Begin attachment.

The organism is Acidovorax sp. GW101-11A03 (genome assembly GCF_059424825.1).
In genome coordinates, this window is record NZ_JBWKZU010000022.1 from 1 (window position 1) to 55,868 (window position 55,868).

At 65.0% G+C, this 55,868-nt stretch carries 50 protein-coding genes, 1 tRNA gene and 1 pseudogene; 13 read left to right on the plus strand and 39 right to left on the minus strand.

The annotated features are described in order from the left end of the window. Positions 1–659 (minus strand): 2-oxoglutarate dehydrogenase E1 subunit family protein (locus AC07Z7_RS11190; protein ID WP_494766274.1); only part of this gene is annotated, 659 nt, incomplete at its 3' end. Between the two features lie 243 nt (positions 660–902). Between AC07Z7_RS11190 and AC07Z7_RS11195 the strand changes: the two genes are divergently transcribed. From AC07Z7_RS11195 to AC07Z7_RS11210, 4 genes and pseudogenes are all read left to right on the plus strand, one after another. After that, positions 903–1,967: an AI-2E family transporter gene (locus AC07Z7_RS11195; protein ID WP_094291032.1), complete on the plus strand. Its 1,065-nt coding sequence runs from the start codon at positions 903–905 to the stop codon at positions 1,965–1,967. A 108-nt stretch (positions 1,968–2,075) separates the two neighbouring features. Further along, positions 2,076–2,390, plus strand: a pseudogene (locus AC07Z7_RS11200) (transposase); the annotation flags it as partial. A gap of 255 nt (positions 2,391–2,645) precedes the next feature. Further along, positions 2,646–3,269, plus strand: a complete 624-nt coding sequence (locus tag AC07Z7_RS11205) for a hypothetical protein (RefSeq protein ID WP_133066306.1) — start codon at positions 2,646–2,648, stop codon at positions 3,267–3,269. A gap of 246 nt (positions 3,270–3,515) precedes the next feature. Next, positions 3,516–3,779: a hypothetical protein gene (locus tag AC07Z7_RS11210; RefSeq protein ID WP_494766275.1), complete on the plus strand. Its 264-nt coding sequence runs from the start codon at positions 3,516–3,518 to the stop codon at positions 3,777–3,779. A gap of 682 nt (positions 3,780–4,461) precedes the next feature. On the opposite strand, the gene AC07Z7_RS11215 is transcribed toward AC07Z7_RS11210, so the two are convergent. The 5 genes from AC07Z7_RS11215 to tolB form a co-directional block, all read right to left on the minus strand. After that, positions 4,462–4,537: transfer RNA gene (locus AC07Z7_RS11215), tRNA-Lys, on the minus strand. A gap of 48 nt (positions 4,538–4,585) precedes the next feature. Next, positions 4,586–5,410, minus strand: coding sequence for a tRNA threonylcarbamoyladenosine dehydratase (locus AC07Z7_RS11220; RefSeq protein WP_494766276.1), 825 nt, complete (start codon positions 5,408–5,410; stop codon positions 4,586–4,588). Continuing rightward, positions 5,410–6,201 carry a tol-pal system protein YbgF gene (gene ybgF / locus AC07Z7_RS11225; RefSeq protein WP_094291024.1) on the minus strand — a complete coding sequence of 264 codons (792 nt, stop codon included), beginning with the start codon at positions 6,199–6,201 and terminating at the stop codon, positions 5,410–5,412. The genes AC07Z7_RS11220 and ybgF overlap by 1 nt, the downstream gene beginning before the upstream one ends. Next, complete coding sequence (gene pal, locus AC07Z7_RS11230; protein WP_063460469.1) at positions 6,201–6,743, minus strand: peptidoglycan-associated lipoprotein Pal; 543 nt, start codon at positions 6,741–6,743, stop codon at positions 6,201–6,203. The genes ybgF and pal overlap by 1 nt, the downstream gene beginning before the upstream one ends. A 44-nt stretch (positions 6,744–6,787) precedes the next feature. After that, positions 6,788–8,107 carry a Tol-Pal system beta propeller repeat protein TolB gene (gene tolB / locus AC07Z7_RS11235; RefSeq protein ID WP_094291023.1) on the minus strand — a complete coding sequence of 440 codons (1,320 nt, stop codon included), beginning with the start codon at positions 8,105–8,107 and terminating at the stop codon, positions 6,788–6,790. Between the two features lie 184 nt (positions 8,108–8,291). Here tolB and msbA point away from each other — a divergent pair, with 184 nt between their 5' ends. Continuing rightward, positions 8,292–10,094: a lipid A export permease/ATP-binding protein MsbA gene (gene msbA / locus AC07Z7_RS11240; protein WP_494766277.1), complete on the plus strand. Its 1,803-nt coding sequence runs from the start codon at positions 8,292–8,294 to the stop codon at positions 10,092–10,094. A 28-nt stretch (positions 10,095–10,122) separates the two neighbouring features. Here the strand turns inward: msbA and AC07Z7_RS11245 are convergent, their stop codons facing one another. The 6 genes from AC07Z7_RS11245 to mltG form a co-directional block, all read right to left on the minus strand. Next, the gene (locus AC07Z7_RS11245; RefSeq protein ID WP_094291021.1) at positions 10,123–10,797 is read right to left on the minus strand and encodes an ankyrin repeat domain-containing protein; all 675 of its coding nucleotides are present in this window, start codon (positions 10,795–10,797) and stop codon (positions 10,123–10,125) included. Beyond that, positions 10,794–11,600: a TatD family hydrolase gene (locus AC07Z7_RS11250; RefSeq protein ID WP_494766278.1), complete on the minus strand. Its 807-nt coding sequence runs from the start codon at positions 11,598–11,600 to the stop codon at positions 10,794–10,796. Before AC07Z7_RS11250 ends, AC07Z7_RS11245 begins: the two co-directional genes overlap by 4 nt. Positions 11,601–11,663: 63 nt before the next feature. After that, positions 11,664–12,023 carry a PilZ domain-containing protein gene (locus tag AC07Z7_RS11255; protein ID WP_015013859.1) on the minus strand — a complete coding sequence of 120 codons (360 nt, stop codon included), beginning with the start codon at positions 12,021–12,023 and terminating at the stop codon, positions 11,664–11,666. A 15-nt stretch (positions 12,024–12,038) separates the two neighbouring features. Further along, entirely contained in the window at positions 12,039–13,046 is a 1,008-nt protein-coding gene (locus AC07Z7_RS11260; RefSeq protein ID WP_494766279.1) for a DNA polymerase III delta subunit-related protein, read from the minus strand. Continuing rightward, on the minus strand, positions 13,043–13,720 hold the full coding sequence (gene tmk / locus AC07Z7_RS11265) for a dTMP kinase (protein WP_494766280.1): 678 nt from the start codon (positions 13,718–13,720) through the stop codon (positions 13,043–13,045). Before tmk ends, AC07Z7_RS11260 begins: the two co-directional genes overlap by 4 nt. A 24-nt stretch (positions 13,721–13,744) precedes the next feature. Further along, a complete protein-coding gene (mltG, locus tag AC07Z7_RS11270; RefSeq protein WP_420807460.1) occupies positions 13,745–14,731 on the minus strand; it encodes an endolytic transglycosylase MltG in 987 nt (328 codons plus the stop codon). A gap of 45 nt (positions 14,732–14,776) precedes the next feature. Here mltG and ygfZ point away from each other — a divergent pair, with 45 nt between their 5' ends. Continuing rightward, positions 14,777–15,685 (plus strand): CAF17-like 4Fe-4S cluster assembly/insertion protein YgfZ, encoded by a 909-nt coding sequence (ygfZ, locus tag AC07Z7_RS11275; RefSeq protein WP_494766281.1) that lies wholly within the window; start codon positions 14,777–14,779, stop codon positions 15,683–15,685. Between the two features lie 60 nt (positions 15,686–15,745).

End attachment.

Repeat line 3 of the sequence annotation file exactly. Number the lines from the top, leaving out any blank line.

At 65.0% G+C, this 55,868-nt stretch carries 50 protein-coding genes, 1 tRNA gene and 1 pseudogene; 13 read left to right on the plus strand and 39 right to left on the minus strand.